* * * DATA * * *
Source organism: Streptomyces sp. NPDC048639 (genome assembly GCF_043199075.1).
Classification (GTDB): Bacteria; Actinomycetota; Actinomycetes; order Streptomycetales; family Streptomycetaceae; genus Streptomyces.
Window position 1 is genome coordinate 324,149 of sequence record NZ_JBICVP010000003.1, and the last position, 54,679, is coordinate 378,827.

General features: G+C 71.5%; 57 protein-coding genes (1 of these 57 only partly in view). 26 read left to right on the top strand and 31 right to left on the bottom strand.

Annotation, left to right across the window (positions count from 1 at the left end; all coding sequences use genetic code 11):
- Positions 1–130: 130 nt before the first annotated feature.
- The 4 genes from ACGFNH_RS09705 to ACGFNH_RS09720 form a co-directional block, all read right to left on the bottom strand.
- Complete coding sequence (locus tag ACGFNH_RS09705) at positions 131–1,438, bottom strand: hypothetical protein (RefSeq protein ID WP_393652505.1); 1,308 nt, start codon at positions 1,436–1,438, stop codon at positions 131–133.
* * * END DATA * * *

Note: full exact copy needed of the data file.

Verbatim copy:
Source organism: Streptomyces sp. NPDC048639 (genome assembly GCF_043199075.1).
Classification (GTDB): Bacteria; Actinomycetota; Actinomycetes; order Streptomycetales; family Streptomycetaceae; genus Streptomyces.
Window position 1 is genome coordinate 324,149 of sequence record NZ_JBICVP010000003.1, and the last position, 54,679, is coordinate 378,827.

General features: G+C 71.5%; 57 protein-coding genes (1 of these 57 only partly in view). 26 read left to right on the top strand and 31 right to left on the bottom strand.

Annotation, left to right across the window (positions count from 1 at the left end; all coding sequences use genetic code 11):
- Positions 1–130: 130 nt before the first annotated feature.
- The 4 genes from ACGFNH_RS09705 to ACGFNH_RS09720 form a co-directional block, all read right to left on the bottom strand.
- Complete coding sequence (locus tag ACGFNH_RS09705) at positions 131–1,438, bottom strand: hypothetical protein (RefSeq protein ID WP_393652505.1); 1,308 nt, start codon at positions 1,436–1,438, stop codon at positions 131–133.